La Belle et la Bête (1946)

Discuss DVDs and Blu-rays released by the BFI and the films on them.

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Re: La Belle et la Bête (1946)

#51 Post by Orlac » Wed Oct 31, 2018 8:39 am

I got no response, but the disc turned up today.

Joined: Tue Mar 10, 2009 5:47 am

Re: La Belle et la Bête (1946)

#52 Post by ethel » Mon Oct 21, 2019 7:07 am

Watching the interesting range of extras on this release, I was struck by a few things:

* again a special package is marred by inadequate subtitling. Repeatedly “tirage” (referring, in context, to various reference prints used for guidance on restoration decisions) is translated as “cutting”. Who knows why? It reduces the restoration discussion to gibberish. Was there no one at the BFI who spotted this stuff? There are crucial mistranslations of technical and artistic terms. Other mysteries include repeated references to Cocteau’s important friendship with someone only called “Hugo”. Again, no idea. The Cocteau-Berard feature mentions Georges Hugnet, a close friend and storyboarder. Same person? I dunno. Does anyone?

* the deleted scene is extraordinary. A fully cut and scored scene featuring the ostensibly macho Jean Marais and Michel Auclair camping it up at considerable length while impersonating Beauty’s cruel sisters. The story pretext, that they are trying to entice a rich merchant to marry one of the sisters and provide the family with more cash, seems thin to a practised eye. No context is given on this deletion or the two brief audio cuts. An opportunity missed...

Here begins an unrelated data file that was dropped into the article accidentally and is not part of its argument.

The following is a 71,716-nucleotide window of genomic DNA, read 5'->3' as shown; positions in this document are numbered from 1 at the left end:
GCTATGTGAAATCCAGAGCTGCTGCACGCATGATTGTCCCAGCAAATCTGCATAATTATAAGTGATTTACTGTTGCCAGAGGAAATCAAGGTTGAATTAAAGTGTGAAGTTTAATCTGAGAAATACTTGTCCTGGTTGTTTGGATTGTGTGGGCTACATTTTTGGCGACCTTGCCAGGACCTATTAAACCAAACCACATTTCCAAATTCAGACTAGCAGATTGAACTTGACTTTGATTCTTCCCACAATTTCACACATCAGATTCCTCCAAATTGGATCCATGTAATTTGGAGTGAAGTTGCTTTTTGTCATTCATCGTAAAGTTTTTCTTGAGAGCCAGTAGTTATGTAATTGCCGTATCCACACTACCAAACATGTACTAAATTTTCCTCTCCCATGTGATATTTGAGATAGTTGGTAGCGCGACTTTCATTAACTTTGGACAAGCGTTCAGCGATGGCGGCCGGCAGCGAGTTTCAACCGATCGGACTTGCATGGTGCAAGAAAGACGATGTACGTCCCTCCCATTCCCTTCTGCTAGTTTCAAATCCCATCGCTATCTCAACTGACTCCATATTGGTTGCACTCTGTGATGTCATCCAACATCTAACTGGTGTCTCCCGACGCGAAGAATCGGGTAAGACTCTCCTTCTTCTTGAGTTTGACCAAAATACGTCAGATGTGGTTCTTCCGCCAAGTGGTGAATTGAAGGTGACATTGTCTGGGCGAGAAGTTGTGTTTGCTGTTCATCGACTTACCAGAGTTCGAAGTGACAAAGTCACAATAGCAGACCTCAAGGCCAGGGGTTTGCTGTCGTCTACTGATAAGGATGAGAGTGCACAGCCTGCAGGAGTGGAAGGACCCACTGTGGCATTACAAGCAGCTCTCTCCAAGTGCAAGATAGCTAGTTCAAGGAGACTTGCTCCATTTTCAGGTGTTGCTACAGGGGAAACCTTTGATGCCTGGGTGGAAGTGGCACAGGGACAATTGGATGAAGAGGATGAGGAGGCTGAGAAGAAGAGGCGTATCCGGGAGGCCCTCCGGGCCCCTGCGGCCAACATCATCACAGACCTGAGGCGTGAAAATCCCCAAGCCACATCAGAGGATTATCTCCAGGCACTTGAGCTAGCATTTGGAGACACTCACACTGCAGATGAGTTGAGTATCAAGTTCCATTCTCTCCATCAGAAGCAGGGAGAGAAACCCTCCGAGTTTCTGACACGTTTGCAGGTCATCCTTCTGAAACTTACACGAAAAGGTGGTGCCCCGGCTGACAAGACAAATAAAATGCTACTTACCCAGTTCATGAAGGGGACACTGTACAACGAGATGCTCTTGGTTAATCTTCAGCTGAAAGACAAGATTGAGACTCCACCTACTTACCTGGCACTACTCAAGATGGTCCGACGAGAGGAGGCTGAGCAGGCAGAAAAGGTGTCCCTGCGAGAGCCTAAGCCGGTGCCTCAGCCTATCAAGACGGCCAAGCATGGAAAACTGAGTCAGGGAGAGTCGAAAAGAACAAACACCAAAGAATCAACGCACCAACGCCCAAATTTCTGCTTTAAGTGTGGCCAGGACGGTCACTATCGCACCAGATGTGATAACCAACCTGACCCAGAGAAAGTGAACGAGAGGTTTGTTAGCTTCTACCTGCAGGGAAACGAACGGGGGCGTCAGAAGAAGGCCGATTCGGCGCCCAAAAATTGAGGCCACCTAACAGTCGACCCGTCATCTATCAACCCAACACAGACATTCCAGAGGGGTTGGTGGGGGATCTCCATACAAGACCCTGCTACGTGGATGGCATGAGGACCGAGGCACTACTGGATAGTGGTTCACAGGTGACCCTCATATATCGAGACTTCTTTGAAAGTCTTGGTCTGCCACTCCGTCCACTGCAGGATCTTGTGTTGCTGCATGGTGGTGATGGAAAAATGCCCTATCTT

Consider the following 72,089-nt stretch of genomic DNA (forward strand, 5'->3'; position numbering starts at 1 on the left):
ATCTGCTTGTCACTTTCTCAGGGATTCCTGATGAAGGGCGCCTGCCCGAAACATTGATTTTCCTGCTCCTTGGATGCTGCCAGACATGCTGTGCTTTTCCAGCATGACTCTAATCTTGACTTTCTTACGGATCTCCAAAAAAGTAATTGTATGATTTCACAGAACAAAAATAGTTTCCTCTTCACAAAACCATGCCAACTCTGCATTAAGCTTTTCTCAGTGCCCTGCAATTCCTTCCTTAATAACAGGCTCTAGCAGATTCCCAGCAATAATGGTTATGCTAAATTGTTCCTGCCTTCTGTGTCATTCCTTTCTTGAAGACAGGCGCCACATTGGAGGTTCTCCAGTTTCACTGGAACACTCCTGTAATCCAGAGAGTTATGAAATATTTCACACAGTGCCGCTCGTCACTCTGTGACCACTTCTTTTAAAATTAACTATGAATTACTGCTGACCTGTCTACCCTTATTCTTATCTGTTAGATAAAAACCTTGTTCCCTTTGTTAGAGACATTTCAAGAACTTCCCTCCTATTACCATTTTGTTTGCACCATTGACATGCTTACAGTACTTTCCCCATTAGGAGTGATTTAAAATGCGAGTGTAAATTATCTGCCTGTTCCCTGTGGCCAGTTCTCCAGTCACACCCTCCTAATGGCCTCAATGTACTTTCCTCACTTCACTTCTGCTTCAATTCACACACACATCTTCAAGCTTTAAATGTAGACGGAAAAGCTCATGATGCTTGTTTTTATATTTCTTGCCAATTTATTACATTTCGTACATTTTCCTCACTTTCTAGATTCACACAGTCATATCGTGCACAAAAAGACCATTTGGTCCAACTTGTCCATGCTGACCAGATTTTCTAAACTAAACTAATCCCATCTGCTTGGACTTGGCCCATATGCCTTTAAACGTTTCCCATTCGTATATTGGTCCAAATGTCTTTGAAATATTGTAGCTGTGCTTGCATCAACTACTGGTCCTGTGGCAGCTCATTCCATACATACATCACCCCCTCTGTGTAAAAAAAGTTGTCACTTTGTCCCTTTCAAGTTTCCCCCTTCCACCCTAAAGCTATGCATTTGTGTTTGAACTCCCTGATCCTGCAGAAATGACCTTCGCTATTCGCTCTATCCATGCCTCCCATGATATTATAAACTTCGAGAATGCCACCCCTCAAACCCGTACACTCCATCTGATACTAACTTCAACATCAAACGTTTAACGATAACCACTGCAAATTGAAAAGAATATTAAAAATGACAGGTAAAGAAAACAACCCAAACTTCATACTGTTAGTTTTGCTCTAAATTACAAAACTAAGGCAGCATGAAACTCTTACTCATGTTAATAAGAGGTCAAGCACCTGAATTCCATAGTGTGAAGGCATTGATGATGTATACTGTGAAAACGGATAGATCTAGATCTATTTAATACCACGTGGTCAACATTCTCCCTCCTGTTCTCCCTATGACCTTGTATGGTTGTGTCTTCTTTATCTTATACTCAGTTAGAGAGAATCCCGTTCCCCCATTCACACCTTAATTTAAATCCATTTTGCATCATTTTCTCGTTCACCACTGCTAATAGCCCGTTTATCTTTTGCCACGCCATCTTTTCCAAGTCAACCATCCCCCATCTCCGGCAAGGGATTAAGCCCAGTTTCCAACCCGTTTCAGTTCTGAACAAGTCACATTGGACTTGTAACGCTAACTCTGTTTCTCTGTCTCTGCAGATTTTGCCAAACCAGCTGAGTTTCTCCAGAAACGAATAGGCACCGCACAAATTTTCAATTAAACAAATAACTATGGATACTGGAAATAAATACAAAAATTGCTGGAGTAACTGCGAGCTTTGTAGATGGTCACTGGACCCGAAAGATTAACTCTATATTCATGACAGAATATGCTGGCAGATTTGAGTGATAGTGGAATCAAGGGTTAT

* ... as was the studied avoidance of any gay context. Of Cocteau! Pierre Berge’, then head of the Cocteau Committee and life partner of Yves Saint Laurent, is permitted a single mention of the gay milieu which actor-manager Louis Jouvet initially found offputting. Then we just get stuff about how Jean Marais had a fervent female following and had allegedly had a previous affair with the actress playing one of Beauty’s sisters. His long affair with Jean Cocteau goes unmentioned! I can’t really see why Cocteau should be shoved back in the closet by the BFI. Historically, the French have customarily soft pedalled such realities about their artistic lions, but in the 21st century this is completely unacceptable.

An interesting package which, like Cohen’s LES PARENTS TERRIBLES, mars a truly spectacular film with avoidable sloppiness.

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